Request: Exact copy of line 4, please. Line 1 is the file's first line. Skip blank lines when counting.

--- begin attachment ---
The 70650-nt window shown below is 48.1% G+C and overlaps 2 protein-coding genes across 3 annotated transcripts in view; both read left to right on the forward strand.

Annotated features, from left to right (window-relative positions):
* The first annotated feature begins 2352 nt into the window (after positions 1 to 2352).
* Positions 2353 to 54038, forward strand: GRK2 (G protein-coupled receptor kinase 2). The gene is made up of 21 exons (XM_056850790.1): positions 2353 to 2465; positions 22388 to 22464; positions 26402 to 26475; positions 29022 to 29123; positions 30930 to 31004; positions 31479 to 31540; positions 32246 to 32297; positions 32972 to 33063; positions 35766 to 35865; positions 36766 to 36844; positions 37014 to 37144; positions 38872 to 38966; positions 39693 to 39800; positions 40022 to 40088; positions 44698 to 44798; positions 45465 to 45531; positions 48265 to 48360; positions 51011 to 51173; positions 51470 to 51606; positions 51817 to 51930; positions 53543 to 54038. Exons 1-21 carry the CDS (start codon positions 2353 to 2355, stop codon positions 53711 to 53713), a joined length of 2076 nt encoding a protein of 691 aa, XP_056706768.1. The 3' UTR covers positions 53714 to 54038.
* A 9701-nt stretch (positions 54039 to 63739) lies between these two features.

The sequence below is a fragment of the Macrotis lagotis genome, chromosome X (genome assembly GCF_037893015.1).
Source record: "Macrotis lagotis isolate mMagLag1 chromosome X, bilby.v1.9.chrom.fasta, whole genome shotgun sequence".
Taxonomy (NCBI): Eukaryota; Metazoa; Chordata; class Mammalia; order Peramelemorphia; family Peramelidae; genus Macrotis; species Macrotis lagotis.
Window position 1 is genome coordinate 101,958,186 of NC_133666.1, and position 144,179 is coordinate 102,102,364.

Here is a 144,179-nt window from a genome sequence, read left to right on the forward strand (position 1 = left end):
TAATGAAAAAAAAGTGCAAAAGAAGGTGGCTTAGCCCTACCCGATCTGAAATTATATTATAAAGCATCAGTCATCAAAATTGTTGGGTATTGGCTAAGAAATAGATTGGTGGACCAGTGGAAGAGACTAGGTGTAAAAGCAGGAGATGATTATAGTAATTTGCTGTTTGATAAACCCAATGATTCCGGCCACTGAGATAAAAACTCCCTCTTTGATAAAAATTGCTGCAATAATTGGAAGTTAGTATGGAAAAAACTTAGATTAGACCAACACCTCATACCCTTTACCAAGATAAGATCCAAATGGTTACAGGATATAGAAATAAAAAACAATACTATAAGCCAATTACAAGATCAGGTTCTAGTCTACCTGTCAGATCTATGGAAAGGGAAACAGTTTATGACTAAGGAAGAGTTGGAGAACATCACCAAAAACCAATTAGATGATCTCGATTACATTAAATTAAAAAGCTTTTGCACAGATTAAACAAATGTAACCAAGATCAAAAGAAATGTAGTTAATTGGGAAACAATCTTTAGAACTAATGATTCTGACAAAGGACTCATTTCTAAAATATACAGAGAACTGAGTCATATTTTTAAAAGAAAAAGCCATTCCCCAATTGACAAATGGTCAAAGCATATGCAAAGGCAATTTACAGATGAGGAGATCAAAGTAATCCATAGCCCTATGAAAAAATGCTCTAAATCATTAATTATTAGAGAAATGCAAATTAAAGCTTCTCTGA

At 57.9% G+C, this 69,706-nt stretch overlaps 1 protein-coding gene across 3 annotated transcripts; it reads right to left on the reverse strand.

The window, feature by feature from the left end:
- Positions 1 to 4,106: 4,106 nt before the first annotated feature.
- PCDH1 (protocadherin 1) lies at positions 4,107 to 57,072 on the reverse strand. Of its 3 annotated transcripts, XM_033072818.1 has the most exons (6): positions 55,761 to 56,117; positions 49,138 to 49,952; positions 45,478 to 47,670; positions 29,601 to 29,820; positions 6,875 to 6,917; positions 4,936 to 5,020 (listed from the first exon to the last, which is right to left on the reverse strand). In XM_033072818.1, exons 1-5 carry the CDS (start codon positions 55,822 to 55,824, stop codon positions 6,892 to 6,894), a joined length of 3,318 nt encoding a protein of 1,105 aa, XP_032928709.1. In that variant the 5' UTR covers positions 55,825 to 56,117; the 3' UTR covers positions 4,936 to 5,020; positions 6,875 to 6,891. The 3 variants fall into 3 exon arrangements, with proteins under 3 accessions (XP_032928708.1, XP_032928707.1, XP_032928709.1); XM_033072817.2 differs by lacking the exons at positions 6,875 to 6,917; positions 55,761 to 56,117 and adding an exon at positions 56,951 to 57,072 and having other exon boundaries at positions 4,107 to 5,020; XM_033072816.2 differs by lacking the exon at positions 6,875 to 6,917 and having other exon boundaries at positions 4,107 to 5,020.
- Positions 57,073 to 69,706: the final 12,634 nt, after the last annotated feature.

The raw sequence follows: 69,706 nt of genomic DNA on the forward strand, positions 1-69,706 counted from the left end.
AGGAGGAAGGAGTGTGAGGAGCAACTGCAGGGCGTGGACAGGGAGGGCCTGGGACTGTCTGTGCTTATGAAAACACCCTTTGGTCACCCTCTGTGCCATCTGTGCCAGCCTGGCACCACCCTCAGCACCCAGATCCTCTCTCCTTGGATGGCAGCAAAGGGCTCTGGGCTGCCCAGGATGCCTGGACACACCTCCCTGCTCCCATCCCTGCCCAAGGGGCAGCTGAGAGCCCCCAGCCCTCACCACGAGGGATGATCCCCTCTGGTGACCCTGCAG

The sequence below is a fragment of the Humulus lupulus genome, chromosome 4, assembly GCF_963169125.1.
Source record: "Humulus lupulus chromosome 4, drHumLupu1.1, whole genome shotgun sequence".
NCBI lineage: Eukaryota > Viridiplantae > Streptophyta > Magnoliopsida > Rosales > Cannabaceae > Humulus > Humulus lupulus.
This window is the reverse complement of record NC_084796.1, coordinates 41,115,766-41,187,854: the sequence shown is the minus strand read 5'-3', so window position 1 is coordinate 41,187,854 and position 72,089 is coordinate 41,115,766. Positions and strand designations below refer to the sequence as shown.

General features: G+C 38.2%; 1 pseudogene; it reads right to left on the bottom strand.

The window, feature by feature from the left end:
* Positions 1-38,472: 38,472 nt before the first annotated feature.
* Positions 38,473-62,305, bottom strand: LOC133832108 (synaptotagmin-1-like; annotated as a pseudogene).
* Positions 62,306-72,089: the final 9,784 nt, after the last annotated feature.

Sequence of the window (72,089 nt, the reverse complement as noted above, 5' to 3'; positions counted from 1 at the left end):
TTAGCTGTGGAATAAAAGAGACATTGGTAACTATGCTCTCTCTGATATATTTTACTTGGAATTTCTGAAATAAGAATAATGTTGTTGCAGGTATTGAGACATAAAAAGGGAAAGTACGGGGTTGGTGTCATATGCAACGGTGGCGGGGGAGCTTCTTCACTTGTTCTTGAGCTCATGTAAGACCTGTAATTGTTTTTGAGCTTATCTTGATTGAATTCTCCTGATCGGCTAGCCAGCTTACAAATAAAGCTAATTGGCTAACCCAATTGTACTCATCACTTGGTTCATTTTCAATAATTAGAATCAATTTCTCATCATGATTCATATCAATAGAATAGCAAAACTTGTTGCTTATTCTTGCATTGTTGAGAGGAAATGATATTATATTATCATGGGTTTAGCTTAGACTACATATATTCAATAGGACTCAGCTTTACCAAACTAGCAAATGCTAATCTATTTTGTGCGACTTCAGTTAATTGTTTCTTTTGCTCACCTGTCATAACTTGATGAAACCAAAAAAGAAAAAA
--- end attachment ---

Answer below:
* Positions 2353 to 54038, forward strand: GRK2 (G protein-coupled receptor kinase 2). The gene is made up of 21 exons (XM_056850790.1): positions 2353 to 2465; positions 22388 to 22464; positions 26402 to 26475; positions 29022 to 29123; positions 30930 to 31004; positions 31479 to 31540; positions 32246 to 32297; positions 32972 to 33063; positions 35766 to 35865; positions 36766 to 36844; positions 37014 to 37144; positions 38872 to 38966; positions 39693 to 39800; positions 40022 to 40088; positions 44698 to 44798; positions 45465 to 45531; positions 48265 to 48360; positions 51011 to 51173; positions 51470 to 51606; positions 51817 to 51930; positions 53543 to 54038. Exons 1-21 carry the CDS (start codon positions 2353 to 2355, stop codon positions 53711 to 53713), a joined length of 2076 nt encoding a protein of 691 aa, XP_056706768.1. The 3' UTR covers positions 53714 to 54038.